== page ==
Thomas Morsellino is a French freelance journalist and photographer, with keen eye for the technical details of MotoGP bikes. You may have seen some of his work on Twitter, where he runs the @Off_Bikes account. After every race, MotoMatters.com will be publishing a selection of Tom's photos of MotoGP bikes, together with extensive technical explanations of the details by Peter Bom. MotoMatters.com subscribers will get access to the full resolution photos, which they can download and study in detail, and all of Peter's technical explanations of the photos. Readers who do not support the site will be limited to the 800x600 resolution photos, and an explanation of two photos.


Clutch cable on the Honda RC213V
David Emmett: Honda are one of the only factories to still use cable-operated clutches rather than hydraulic clutches. Cable clutches are lighter, simpler, and given that the clutch is only used once during the race (at the start), any benefits a hydraulic clutch might have are barely a factor.


Ducati GP19 (Alvaro Bautista) with the parallelogram torque arm system
David Emmett: For a full explanation of what Ducati might be trying to achieve with this, read Peter Bom's full analysis.

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Four Predictions For 2019: The Most Competitive Field Yet Means More Winners, More Intra-team Tension, And Thoughts Of Withdrawal

You would think that after writing about what I got wrong in my predictions last year, I would not be so foolish as to try to make predictions again for the 2019 season. As it turns out, I am that foolish, so here is a list of things I expect to happen in the coming year.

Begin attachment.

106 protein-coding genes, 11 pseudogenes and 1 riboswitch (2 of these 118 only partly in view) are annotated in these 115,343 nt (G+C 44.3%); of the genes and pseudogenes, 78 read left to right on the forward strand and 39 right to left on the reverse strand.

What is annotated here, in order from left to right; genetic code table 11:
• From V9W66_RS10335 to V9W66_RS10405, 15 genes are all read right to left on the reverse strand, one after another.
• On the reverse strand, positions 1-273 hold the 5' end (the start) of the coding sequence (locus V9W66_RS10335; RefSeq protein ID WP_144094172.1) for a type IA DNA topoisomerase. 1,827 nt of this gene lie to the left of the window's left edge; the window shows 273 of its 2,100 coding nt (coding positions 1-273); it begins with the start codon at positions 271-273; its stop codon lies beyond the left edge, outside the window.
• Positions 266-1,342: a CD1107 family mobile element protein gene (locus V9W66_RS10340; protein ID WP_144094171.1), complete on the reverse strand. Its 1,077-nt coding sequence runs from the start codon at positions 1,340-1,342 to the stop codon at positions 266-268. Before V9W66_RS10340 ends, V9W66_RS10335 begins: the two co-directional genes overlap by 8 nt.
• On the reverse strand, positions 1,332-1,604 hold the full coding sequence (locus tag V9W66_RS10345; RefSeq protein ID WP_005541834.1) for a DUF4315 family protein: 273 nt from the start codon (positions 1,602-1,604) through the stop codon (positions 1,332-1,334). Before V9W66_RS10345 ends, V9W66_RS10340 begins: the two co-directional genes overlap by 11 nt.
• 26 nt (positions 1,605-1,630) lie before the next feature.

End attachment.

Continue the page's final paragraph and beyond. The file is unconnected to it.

2019 certainly looks very promising for world championship motorcycle racing, in just about every class in both MotoGP and WorldSBK. A range of changes mean the racing should be closer and more competitive. Cutting the MotoGP grid from 24 to 22 bikes, and having the Petronas Yamaha team replace the underfunded Aspar squad, means there are more competitive bikes on the grid.

Ducati will field only GP19s and GP18s, and the GP18 is a much better machine than the GP17. Honda will field three 2019 RC213Vs, and a 2018 bike for Takaaki Nakagami, and the fact that Nakagami was fastest at the Jerez MotoGP test last November suggests that it, too, is good enough to run at the front. Yamaha, likewise, will field three factory-spec bikes, with only rookie Fabio Quartararo on a 2018-spec machine. Suzuki made big steps forward in 2018, and have a more powerful bike for 2019.

It's not just in MotoGP either. In Moto2, the new Triumph engine will change the way riders have to ride the bike, and the introduction of electronics – very limited, but still with more than the old Honda ECU kit had to offer – will give teams more options. Ducati's introduction of the Panigale V4R will make the WorldSBK series a good deal more competitive. And the cream of last year's Moto3 crop moving up to Moto2, to make way for an influx of young talent, will make both classes fascinating and exciting to watch.

So what can we expect from 2019? Here are a few concrete predictions:

1. Meet the new boss, same as the old boss